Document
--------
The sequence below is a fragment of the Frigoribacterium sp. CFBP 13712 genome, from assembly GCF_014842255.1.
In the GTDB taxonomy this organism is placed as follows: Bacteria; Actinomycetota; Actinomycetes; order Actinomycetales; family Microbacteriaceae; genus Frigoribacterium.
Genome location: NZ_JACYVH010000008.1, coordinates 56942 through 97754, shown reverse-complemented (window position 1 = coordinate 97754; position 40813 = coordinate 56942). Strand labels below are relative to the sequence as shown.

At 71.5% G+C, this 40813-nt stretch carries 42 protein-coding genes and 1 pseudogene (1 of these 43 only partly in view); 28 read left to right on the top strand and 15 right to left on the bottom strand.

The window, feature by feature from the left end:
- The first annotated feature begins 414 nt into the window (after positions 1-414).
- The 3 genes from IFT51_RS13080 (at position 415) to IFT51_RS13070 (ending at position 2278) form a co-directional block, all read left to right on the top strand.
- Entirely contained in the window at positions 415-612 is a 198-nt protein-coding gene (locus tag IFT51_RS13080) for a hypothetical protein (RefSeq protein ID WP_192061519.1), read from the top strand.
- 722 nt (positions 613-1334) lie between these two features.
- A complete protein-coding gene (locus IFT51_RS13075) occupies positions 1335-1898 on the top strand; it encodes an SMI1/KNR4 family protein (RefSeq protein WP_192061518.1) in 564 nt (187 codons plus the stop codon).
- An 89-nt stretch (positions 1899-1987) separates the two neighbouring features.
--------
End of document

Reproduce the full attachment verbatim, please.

The sequence below is a fragment of the Frigoribacterium sp. CFBP 13712 genome, from assembly GCF_014842255.1.
In the GTDB taxonomy this organism is placed as follows: Bacteria; Actinomycetota; Actinomycetes; order Actinomycetales; family Microbacteriaceae; genus Frigoribacterium.
Genome location: NZ_JACYVH010000008.1, coordinates 56942 through 97754, shown reverse-complemented (window position 1 = coordinate 97754; position 40813 = coordinate 56942). Strand labels below are relative to the sequence as shown.

At 71.5% G+C, this 40813-nt stretch carries 42 protein-coding genes and 1 pseudogene (1 of these 43 only partly in view); 28 read left to right on the top strand and 15 right to left on the bottom strand.

The window, feature by feature from the left end:
- The first annotated feature begins 414 nt into the window (after positions 1-414).
- The 3 genes from IFT51_RS13080 (at position 415) to IFT51_RS13070 (ending at position 2278) form a co-directional block, all read left to right on the top strand.
- Entirely contained in the window at positions 415-612 is a 198-nt protein-coding gene (locus tag IFT51_RS13080) for a hypothetical protein (RefSeq protein ID WP_192061519.1), read from the top strand.
- 722 nt (positions 613-1334) lie between these two features.
- A complete protein-coding gene (locus IFT51_RS13075) occupies positions 1335-1898 on the top strand; it encodes an SMI1/KNR4 family protein (RefSeq protein WP_192061518.1) in 564 nt (187 codons plus the stop codon).
- An 89-nt stretch (positions 1899-1987) separates the two neighbouring features.